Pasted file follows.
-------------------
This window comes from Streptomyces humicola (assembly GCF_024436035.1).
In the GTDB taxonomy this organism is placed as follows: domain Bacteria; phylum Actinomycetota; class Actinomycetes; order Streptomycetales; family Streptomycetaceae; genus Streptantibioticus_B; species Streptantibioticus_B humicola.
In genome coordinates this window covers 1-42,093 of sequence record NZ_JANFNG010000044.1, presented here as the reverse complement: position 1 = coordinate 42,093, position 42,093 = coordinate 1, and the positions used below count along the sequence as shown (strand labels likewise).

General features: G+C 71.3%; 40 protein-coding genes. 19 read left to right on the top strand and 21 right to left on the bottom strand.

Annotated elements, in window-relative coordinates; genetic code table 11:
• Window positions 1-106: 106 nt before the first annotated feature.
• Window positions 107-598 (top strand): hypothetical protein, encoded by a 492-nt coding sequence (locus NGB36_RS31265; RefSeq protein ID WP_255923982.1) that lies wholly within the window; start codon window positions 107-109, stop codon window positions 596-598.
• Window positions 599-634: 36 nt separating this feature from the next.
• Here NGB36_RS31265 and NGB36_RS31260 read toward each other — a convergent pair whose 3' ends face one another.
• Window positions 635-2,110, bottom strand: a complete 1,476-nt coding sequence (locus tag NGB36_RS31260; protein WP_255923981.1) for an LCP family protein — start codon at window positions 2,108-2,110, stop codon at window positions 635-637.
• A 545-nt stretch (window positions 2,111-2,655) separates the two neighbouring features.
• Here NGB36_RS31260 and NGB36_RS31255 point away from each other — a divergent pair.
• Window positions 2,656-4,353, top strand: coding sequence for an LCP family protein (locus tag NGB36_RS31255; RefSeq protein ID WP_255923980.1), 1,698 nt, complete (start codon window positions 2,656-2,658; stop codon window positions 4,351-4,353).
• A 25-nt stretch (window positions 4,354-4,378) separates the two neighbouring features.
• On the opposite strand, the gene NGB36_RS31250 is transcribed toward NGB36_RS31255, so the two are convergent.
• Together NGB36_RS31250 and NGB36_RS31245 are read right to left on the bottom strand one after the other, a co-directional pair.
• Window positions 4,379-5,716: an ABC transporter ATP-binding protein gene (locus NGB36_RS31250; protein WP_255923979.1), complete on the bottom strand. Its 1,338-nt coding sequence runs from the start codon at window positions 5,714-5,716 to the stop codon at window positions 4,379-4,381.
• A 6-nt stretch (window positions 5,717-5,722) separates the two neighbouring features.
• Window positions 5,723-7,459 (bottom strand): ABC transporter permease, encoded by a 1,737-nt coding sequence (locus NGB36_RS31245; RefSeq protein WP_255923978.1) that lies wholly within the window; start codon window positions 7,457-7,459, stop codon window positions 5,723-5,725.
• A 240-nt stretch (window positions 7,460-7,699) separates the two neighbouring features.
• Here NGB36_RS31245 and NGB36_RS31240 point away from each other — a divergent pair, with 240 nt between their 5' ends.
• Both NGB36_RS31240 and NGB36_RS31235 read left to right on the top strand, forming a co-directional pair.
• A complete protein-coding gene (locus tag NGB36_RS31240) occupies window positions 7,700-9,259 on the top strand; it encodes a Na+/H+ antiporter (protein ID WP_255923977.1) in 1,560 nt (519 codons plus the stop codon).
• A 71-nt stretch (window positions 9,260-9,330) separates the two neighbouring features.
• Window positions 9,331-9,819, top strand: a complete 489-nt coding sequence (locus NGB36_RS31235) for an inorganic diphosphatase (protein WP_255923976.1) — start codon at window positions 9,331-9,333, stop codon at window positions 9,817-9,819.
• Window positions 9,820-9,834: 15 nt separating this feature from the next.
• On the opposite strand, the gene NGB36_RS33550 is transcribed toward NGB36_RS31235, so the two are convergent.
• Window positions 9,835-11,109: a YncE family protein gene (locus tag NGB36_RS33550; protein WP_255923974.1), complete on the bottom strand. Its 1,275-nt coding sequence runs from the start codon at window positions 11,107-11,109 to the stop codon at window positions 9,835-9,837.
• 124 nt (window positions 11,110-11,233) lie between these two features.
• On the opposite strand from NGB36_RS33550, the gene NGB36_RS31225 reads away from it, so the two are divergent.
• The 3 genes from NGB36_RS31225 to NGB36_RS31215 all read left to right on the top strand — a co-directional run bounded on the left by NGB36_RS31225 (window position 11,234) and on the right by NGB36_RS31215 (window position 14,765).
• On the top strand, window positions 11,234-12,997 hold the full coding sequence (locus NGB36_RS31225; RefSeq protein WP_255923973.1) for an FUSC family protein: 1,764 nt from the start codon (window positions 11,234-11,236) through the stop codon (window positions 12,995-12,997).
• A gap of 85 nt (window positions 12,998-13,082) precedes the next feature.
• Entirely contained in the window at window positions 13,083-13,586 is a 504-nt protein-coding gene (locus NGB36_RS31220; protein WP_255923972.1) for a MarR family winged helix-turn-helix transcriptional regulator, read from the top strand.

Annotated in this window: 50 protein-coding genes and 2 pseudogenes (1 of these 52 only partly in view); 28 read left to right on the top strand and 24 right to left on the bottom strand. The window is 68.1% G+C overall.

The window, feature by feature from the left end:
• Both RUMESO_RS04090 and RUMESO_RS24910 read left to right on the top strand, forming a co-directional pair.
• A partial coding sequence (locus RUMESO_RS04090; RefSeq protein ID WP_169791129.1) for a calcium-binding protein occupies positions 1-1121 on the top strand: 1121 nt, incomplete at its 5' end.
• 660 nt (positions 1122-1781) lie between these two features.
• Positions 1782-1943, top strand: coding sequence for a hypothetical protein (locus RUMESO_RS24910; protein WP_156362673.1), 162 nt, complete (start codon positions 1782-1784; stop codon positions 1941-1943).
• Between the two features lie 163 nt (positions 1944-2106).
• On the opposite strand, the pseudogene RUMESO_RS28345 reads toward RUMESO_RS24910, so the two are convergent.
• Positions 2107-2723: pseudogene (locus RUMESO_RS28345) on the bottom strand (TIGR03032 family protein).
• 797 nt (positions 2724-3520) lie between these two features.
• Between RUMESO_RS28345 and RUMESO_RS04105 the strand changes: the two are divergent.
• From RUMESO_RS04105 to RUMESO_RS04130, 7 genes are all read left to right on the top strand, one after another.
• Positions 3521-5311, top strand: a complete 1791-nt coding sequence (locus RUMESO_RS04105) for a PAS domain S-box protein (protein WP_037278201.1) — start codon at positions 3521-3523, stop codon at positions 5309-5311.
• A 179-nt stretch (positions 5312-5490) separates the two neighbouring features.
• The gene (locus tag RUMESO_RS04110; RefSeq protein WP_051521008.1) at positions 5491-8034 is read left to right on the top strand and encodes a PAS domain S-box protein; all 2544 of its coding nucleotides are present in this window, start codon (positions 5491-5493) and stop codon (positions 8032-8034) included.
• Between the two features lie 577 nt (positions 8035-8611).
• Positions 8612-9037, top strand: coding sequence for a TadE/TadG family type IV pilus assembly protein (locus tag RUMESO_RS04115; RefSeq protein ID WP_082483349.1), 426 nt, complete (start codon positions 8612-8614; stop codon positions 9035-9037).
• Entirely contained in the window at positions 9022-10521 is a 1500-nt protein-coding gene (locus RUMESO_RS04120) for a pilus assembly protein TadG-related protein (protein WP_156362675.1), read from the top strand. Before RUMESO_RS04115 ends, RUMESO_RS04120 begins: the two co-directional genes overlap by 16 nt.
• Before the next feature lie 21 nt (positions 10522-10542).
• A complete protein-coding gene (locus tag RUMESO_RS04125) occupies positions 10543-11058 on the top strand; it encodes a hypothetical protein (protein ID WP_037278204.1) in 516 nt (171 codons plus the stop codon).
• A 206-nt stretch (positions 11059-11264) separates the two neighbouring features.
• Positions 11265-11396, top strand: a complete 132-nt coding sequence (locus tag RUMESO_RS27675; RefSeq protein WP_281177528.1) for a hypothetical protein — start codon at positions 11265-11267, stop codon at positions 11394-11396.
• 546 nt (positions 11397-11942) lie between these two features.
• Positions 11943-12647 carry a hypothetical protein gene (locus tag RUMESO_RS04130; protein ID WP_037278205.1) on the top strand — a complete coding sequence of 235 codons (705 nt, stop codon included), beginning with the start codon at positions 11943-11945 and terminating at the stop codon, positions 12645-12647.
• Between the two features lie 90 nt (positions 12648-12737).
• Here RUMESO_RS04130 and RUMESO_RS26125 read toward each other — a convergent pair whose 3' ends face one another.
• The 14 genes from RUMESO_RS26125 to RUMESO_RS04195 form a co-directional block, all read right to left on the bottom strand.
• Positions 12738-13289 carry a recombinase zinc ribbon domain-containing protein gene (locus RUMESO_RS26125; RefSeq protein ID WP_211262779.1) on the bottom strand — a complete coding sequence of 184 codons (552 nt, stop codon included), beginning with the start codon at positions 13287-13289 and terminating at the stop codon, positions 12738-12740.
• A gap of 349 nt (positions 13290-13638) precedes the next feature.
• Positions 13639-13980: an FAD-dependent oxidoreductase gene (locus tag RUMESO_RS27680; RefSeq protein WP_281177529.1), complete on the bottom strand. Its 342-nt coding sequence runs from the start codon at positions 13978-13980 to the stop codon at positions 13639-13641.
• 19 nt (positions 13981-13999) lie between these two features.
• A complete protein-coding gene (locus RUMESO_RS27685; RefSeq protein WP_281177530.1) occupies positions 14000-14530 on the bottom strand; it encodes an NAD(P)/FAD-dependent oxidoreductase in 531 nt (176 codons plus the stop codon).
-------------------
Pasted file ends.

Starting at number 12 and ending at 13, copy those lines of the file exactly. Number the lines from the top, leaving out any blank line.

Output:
• Here NGB36_RS31260 and NGB36_RS31255 point away from each other — a divergent pair.
• Window positions 2,656-4,353, top strand: coding sequence for an LCP family protein (locus tag NGB36_RS31255; RefSeq protein ID WP_255923980.1), 1,698 nt, complete (start codon window positions 2,656-2,658; stop codon window positions 4,351-4,353).